If you have been shopping for a new furnace, air conditioner, or HVAC system, you have probably seen this new feature that you have never seen before: UV ray cleaning systems.
Whether included in the original model or added as an after market add-on, UV ray sterilization is the latest trend in HVAC maintenance. But what is it, and how does it work?
We have known for a long time that ultraviolet rays, commonly known as UV rays, have a sterilizing effect. Prolonged exposure to UV light will eliminate certain germs and viruses. This is especially helpful in setting where it is hard, inconvenient, or time-consuming to sterilize the space manually.
One application of this is in hospital rooms, where UV cleaners have been utilized to help finalize cleaning. In areas that might be hard to reach, or that carry highly contagious viruses such as COVD, UV rays have been used as a final step to sterilize the room before another patient arrives.
UV in your HVAC
A UV system works much the same way in your HVAC system. By adding UV light to the coils, the filter, or in other harder to reach places, it simply helps your system fight germs more effectively.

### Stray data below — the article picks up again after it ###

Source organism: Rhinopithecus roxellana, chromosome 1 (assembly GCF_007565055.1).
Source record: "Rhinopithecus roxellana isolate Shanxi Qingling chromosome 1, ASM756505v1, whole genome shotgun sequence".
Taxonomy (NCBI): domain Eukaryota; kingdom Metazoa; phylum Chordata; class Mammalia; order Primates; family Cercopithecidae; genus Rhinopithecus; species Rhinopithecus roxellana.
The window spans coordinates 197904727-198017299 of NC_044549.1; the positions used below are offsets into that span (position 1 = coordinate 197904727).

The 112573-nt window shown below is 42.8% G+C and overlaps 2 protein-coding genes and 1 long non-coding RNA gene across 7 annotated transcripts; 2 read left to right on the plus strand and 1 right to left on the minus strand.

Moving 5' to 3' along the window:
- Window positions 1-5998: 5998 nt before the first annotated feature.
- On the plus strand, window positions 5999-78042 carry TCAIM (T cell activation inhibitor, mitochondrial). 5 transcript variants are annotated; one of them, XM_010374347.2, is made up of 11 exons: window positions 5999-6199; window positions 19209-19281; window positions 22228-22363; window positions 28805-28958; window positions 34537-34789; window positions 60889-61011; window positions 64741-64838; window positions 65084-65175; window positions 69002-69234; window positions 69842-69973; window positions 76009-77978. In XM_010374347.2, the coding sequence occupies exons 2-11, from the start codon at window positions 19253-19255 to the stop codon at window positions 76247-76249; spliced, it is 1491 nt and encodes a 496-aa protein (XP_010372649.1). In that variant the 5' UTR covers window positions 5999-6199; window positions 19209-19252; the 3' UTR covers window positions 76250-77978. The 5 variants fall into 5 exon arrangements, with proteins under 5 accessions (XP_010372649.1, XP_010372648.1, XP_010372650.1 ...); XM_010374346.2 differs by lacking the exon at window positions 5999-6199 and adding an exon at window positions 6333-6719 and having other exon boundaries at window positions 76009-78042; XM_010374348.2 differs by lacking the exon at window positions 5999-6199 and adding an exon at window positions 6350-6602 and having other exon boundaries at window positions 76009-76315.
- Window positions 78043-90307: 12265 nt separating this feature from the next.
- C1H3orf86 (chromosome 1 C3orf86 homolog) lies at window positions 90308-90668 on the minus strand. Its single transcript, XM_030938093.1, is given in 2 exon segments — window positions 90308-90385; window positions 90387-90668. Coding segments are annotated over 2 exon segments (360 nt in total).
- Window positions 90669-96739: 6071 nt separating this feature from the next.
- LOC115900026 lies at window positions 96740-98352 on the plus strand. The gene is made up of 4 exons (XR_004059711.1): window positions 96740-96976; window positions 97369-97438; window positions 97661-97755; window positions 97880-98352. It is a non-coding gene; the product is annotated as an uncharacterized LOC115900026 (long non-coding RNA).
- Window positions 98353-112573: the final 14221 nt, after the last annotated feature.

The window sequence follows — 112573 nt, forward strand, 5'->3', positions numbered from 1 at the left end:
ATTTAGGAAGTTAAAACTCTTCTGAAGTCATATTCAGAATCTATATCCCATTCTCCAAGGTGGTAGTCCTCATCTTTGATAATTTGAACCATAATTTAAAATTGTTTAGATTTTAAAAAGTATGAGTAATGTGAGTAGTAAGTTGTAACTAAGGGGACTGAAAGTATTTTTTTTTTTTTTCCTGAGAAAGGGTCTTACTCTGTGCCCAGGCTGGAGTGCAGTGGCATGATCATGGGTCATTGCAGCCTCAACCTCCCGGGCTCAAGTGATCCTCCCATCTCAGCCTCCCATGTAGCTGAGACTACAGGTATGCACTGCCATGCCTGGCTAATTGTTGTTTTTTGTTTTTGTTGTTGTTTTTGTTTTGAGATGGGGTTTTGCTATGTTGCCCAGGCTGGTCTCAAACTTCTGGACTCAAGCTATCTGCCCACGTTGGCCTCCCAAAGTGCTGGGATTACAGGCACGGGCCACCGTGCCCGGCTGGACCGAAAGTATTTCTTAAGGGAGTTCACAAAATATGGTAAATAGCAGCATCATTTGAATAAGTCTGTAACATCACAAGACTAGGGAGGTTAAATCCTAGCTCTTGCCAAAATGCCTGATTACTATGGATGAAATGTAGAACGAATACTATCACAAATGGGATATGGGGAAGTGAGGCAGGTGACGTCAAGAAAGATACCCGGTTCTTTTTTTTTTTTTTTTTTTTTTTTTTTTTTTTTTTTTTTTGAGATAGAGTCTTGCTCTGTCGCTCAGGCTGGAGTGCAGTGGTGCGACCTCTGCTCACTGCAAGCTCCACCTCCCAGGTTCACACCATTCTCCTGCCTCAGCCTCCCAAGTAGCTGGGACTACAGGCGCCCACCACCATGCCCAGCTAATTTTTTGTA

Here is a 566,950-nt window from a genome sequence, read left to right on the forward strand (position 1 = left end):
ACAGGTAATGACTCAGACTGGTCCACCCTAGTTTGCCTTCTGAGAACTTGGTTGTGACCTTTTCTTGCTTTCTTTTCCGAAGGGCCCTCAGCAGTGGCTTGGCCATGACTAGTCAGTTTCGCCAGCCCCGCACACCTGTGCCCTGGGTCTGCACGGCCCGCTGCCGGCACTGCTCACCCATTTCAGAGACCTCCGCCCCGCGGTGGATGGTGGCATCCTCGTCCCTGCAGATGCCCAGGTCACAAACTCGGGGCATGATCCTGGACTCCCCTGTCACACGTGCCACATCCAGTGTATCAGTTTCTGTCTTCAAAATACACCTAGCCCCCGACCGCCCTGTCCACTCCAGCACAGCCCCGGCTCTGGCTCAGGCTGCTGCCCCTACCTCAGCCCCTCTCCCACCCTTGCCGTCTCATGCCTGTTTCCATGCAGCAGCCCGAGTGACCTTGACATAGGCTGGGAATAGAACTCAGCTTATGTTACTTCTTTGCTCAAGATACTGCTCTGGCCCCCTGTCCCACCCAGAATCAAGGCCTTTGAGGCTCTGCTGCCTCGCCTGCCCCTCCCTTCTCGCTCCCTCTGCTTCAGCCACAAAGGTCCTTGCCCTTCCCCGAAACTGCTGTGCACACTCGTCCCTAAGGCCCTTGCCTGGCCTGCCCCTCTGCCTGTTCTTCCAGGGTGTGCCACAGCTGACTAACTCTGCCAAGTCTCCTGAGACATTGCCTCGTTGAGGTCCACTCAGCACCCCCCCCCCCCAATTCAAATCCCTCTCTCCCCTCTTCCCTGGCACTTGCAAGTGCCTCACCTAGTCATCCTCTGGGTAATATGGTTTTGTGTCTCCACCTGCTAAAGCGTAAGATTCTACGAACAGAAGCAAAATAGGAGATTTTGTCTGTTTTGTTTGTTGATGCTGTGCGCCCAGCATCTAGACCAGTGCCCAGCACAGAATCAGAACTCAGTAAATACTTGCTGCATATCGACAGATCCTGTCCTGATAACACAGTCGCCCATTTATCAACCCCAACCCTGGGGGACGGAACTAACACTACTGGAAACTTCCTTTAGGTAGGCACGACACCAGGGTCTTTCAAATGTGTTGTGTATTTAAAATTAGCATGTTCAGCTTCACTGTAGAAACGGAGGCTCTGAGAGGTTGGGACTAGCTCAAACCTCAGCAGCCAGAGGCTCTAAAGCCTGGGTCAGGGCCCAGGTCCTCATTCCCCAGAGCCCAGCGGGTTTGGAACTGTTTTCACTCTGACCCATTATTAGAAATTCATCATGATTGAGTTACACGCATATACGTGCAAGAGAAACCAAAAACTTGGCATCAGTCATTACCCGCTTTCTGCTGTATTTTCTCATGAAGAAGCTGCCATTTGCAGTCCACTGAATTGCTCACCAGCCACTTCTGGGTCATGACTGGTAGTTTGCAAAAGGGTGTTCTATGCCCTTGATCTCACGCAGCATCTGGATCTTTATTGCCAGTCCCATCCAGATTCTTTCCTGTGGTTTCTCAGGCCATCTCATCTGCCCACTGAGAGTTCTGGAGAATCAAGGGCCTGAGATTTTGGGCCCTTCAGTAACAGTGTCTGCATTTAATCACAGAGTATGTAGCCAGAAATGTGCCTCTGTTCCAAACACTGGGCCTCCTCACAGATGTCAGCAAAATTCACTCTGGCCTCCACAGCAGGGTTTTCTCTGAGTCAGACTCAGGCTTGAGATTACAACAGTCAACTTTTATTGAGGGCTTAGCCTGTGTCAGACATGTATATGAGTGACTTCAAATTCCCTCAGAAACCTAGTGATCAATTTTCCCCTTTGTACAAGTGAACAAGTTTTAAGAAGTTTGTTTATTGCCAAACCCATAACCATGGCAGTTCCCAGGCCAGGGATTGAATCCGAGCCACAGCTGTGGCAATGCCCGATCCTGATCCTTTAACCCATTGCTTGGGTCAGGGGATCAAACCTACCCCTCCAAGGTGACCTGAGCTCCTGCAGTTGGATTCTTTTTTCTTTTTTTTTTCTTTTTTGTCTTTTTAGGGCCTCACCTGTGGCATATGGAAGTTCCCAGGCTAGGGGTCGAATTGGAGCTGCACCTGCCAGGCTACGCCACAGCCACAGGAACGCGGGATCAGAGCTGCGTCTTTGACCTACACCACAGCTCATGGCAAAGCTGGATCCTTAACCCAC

Many HVAC systems now will offer a UV light in the area of the air filter. While the filter still workes effectively to remove dust, mites, allergens, and other particulate matter from the air, some forms of mold can still survive.
This is where UV is especially helpful. There are some common forms of mold that simply vanish when exposed to UV light. We have known this for a long time. In fact, the wise adage “sunlight is the best disinfectant” is actually a long understood testament to the power of UV rays. Although our grandmothers didn’t necessarily understand all the science behind it, what they were essentially saying was that UV rays kill germs, viruses, and molds.
This is why the new feature is being offered in many new AC and heating models. People with mold sensitivities and other allergies benefit especially from this new technology. The air we breathe indoors is becoming cleaner and cleaner over time. And UV rays are part of the reason why.
UV lights are helping to make our indoor air cleaner
Photo by Serge Kutuzov on Unsplash